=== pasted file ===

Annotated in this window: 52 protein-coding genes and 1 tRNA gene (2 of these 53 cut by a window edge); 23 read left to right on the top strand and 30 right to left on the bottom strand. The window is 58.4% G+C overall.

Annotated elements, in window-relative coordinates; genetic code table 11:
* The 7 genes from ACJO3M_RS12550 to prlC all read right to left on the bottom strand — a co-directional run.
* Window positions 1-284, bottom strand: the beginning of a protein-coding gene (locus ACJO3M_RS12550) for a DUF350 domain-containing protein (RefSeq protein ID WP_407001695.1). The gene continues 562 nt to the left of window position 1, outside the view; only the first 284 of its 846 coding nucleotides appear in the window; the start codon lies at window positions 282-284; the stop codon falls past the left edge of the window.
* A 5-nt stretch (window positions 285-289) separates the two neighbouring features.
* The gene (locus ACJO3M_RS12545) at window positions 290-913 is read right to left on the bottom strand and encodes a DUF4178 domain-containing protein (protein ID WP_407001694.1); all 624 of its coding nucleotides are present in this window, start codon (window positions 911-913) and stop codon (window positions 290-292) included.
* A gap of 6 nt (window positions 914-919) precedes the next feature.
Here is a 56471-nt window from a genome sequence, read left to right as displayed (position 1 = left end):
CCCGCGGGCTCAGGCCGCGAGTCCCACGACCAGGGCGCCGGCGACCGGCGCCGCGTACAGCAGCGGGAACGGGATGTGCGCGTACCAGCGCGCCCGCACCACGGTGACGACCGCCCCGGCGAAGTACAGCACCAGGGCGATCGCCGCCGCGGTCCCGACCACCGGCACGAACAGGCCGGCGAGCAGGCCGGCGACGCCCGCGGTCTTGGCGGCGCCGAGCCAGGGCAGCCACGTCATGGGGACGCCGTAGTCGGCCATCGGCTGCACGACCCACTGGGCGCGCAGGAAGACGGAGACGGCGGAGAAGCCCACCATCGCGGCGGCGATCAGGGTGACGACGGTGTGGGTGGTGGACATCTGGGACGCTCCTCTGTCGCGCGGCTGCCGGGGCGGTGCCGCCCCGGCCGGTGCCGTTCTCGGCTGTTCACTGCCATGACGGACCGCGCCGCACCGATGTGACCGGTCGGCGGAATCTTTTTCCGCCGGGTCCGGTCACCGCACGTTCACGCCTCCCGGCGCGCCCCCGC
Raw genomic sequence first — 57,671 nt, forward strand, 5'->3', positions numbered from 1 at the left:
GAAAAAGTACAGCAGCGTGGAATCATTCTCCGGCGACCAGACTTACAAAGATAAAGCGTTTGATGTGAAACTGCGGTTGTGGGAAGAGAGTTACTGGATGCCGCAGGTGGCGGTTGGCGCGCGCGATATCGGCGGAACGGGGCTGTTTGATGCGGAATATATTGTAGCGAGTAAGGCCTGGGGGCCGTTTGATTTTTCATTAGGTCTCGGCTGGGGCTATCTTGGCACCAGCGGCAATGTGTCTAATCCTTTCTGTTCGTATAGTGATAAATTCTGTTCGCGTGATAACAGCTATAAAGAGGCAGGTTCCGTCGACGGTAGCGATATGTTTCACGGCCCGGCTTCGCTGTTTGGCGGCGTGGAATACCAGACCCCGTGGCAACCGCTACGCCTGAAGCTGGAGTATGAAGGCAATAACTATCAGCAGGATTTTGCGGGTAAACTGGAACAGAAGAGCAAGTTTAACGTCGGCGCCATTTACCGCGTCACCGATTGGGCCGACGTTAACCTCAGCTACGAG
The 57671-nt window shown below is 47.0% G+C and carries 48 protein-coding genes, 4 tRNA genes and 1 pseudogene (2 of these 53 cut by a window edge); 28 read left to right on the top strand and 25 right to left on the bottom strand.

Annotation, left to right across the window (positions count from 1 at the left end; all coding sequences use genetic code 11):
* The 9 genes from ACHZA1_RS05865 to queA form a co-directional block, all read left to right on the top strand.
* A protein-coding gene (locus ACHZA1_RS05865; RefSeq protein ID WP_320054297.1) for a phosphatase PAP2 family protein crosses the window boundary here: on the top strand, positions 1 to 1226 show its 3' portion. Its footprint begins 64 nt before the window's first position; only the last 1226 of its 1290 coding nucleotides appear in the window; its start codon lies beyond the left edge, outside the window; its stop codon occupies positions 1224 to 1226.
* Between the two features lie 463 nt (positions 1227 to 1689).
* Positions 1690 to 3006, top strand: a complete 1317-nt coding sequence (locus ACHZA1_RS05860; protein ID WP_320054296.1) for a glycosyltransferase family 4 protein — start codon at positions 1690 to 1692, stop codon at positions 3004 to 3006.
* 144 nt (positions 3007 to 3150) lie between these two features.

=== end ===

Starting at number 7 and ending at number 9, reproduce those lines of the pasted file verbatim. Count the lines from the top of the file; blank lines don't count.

* A gap of 6 nt (window positions 914-919) precedes the next feature.
Here is a 56471-nt window from a genome sequence, read left to right as displayed (position 1 = left end):
CCCGCGGGCTCAGGCCGCGAGTCCCACGACCAGGGCGCCGGCGACCGGCGCCGCGTACAGCAGCGGGAACGGGATGTGCGCGTACCAGCGCGCCCGCACCACGGTGACGACCGCCCCGGCGAAGTACAGCACCAGGGCGATCGCCGCCGCGGTCCCGACCACCGGCACGAACAGGCCGGCGAGCAGGCCGGCGACGCCCGCGGTCTTGGCGGCGCCGAGCCAGGGCAGCCACGTCATGGGGACGCCGTAGTCGGCCATCGGCTGCACGACCCACTGGGCGCGCAGGAAGACGGAGACGGCGGAGAAGCCCACCATCGCGGCGGCGATCAGGGTGACGACGGTGTGGGTGGTGGACATCTGGGACGCTCCTCTGTCGCGCGGCTGCCGGGGCGGTGCCGCCCCGGCCGGTGCCGTTCTCGGCTGTTCACTGCCATGACGGACCGCGCCGCACCGATGTGACCGGTCGGCGGAATCTTTTTCCGCCGGGTCCGGTCACCGCACGTTCACGCCTCCCGGCGCGCCCCCGC